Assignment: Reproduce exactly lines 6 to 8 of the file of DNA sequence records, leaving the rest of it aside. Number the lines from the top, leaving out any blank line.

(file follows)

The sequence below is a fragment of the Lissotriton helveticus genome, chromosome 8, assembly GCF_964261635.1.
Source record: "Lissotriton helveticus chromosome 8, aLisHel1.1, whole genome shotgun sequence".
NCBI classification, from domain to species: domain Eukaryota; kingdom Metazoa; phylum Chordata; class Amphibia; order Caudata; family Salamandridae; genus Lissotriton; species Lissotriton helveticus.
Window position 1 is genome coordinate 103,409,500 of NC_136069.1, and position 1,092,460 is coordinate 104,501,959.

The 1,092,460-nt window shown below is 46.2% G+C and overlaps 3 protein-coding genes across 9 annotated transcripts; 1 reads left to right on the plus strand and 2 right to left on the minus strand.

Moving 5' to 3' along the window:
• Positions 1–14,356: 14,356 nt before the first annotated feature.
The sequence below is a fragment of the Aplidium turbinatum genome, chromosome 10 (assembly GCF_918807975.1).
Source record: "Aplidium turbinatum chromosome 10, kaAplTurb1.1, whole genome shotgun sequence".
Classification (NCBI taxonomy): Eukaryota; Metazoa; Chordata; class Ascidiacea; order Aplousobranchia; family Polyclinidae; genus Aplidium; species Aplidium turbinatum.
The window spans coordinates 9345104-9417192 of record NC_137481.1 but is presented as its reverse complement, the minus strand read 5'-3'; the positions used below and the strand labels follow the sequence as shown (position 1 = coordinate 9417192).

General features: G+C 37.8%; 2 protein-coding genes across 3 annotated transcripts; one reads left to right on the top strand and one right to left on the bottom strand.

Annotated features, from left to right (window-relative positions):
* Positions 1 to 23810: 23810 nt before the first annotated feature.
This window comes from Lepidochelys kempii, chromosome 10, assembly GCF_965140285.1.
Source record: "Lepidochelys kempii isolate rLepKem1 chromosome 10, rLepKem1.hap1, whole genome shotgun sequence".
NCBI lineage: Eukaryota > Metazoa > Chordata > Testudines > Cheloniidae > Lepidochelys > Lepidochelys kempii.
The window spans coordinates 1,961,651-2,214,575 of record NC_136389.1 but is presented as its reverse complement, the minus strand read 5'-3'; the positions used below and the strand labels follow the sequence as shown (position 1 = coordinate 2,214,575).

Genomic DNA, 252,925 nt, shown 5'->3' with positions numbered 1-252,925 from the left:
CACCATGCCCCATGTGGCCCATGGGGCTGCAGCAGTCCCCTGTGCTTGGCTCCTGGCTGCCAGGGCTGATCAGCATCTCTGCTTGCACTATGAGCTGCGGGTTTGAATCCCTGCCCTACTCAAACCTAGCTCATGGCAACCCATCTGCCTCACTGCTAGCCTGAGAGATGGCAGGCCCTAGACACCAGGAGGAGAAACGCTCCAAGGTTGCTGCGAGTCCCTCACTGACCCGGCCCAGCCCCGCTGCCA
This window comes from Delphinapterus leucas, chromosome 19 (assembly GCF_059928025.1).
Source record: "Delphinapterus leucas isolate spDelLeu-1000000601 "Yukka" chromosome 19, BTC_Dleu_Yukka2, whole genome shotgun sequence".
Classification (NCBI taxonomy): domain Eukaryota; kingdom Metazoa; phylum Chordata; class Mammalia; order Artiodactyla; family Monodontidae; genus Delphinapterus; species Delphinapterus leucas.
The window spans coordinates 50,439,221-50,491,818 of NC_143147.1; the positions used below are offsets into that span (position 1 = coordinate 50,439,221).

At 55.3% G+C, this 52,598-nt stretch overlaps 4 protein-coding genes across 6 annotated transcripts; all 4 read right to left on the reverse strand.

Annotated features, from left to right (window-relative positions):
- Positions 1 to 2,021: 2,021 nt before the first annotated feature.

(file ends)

Moving 5' to 3' along the window:
• Positions 1–14,356: 14,356 nt before the first annotated feature.
The sequence below is a fragment of the Aplidium turbinatum genome, chromosome 10 (assembly GCF_918807975.1).